Monday, December 28, 2015

In appreciation for a gift - an essay

I moved out of my parent’s house in 1995. You know what I miss the most from the house? I mean the house itself, not the family who lived with me, or the occasions & events that happened there.

I miss the pencil sharpener. It was a 1960’s vintage mechanical hand-crank type, in technical terms a "planetary sharpener". It was mounted on the wall in the basement room where I hung out as a teenager.

The room was square, wood walls and floor, no carpet, no windows and no door. But right there by the doorway was the pencil sharpener. 
Sharpening Old School, baby!

I graduated from high school in the late 80’s, in the days before the Internet and Microsoft Word. At least it was at my house. So, I wrote all of my book reports and did all of my homework on paper, with a pencil. I tried to avoid pen because my handwriting is terrible and I had to go back and erase a lot.

Now, that should explain why I used the pencil sharpener, but why was that the thing I miss the most?

Wednesday, December 23, 2015

The Met's Open Acces for Scholarly Content

The Metropolitan Museum of Art is offering rights-cleared access to over 400,000 digital images of objets d'art in their collection. 

Works that are covered by the new policy are identified on the Museum’s website ( with the acronym OASC. Like this one:

Mary Cassatt's The Barefoot Child

And yes, they have works that are not the product of Western Civilization. Because we should enjoy them as well. 

Read the full announcement here:

OASC was developed as a resource for students, educators, researchers, curators, academic publishers, non-commercial documentary filmmakers, and others involved in scholarly or cultural work. Prior to the establishment of OASC, the Metropolitan Museum provided images upon request, for a fee, and authorization was subject to terms and conditions.
Additional information and instructions on OASC can be found on the Museum’s website at

The civilization most concerned with property rights is also concerned about sharing the results of creative work. Because Western Civilization should be shared and celebrated.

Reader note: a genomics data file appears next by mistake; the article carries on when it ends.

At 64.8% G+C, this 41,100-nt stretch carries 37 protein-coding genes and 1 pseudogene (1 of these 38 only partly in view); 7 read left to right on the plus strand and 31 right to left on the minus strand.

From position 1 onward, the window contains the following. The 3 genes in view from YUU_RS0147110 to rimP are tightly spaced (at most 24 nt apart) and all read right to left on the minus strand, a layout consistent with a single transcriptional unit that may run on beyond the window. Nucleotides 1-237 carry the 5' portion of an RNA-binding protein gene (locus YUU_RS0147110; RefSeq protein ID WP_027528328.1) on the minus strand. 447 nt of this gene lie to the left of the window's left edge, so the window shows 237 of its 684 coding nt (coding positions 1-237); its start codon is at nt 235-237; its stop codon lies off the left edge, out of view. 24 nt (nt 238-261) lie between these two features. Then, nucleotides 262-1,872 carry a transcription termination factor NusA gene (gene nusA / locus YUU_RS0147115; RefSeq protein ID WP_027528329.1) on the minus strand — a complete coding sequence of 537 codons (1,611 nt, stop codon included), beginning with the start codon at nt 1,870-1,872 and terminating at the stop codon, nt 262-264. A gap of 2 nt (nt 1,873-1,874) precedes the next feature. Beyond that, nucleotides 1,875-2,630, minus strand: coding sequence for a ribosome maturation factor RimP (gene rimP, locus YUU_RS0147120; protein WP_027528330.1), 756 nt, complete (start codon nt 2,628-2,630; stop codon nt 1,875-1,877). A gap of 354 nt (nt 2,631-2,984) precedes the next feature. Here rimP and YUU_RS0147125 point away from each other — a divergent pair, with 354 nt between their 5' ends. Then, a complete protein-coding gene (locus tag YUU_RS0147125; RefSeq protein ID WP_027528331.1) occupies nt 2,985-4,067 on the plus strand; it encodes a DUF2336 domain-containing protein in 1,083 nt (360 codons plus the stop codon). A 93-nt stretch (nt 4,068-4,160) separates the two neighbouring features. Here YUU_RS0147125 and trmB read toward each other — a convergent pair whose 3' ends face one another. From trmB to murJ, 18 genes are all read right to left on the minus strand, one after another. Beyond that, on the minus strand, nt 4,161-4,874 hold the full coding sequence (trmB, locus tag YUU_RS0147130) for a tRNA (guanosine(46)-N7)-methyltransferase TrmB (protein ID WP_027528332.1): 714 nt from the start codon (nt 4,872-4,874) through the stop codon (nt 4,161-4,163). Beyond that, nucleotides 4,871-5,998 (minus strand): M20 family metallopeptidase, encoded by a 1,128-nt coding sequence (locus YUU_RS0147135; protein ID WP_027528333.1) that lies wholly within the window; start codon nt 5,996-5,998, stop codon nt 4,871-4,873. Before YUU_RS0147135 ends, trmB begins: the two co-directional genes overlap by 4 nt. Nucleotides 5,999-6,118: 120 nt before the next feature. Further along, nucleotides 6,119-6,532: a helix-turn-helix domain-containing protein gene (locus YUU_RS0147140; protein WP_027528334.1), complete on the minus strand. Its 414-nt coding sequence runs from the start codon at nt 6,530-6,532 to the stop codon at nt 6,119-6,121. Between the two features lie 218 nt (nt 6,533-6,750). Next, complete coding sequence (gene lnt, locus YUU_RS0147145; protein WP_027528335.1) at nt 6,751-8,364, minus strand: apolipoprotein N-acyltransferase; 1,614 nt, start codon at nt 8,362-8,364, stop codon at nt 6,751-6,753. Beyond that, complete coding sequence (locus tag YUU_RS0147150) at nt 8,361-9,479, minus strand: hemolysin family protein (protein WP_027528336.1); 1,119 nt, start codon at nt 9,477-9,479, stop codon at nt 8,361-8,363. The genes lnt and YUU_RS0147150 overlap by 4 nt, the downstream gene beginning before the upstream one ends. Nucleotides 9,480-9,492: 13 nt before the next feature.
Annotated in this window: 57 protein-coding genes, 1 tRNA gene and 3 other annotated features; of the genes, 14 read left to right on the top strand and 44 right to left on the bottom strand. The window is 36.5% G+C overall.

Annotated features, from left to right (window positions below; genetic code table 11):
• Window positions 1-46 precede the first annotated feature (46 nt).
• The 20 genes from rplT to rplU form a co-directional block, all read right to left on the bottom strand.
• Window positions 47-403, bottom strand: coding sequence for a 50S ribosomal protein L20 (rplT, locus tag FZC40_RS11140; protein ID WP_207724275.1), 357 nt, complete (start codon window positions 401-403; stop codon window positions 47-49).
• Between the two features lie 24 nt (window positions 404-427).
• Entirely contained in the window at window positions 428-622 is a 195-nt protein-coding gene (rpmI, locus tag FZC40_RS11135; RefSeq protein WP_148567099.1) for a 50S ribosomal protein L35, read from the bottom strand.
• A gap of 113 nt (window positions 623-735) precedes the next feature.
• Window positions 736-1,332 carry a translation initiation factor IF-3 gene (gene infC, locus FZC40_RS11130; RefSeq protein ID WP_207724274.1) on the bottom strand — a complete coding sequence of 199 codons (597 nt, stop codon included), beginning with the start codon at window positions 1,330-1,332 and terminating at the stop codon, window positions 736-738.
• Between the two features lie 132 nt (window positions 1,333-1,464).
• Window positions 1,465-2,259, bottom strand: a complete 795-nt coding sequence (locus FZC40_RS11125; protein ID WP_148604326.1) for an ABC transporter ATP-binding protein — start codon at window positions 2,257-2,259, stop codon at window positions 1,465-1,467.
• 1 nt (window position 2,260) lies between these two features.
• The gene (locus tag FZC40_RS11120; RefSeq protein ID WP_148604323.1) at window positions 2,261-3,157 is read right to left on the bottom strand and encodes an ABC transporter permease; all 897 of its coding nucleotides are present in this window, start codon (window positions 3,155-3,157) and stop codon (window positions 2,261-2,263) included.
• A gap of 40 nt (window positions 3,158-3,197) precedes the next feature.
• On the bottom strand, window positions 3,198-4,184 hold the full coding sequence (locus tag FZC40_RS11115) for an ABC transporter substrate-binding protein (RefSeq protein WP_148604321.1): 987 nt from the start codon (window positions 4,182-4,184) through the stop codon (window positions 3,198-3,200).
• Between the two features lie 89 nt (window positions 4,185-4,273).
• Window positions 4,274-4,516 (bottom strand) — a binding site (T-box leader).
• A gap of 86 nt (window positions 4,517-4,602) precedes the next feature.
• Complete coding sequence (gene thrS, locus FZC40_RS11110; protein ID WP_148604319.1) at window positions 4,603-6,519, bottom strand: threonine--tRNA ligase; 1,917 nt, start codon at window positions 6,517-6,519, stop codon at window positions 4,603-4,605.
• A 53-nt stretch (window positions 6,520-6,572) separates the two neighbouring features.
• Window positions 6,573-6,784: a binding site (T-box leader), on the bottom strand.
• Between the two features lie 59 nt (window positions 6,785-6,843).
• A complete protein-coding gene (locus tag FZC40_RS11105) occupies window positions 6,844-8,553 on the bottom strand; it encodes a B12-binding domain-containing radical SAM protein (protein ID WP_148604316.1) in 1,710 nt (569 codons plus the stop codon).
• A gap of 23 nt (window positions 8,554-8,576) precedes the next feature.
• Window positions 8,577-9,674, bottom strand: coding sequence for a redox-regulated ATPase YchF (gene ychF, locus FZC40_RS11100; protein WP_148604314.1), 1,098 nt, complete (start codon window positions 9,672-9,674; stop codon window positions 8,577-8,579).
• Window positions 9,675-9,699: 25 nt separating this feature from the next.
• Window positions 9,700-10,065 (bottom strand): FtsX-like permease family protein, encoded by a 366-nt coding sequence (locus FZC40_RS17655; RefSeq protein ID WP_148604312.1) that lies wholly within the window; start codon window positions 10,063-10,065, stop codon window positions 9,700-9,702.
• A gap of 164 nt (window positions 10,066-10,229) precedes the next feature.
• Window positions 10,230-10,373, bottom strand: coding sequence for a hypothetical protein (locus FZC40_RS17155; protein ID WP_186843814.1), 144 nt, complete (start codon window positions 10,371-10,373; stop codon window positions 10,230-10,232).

Image credit:

Friday, December 18, 2015

Eine Kleine Nachtmusik

Wolfgang Amadeus Mozart composed Eine Kleine Nachtmusik (A Little Night Music) in 1787.

You may be cool, but you're not "my first name has Wolf in it" cool.

Eine Kleine Nachtmusik is the byname of Serenade No. 13 in G Major, K 525serenade for two violins, viola, cello, and double bass by Wolfgang Amadeus Mozart, admired for its lively, joyful quality and its memorable melodies. The piece was completed on August 10, 1787, but was published posthumously. In present-day practice, it is typically performed in orchestral arrangement.

Mozart produced many serenades, the 13th of which, nicknamed Eine kleine Nachtmusik, is his best known. The four-movement work opens with a bright allegro in sonata form, and a slow, lyrical second movement follows. The third movement is a light minuet, and the finale is a brisk rondo. Originally, the piece contained a second minuet, but that movement has been lost. The specific occasion, if any, for which Eine kleine Nachtmusik was composed has never been determined.

Because Western Civilization has some of the greatest works of art mankind has ever known.

Britannica Academic, s. v. "Eine kleine Nachtmusik," accessed December 18, 2015,

Tuesday, December 15, 2015

Chaucer's Canterbury Tales

The Canterbury Tales are:
A collection of stories written in Middle English by Geoffrey Chaucer at the end of the 14th century. The tales (mostly in verse, although some are in prose) are told as part of a story-telling contest by a group of pilgrims as they travel together on a journey from Southwark to the shrine of Saint Thomas Becket at Canterbury Cathedral.

He uses the tales and the descriptions of the characters to paint an ironic and critical portrait of English society at the time, and particularly of the Church.

You can read the entire Tales in Middle English or Modern English at

Through the marvels of the Internet and the Public Domain doctrine of Western copyright law. 

Because Western Civilization should be celebrated, even though it's not perfect.

Image credit:

Text credit to The Open Library's description of the work. 

Friday, December 11, 2015

Madame X

John Singer Sargent's most famous portrait, popularly known as "Madame X". 

Because Western Civilization is worth preserving.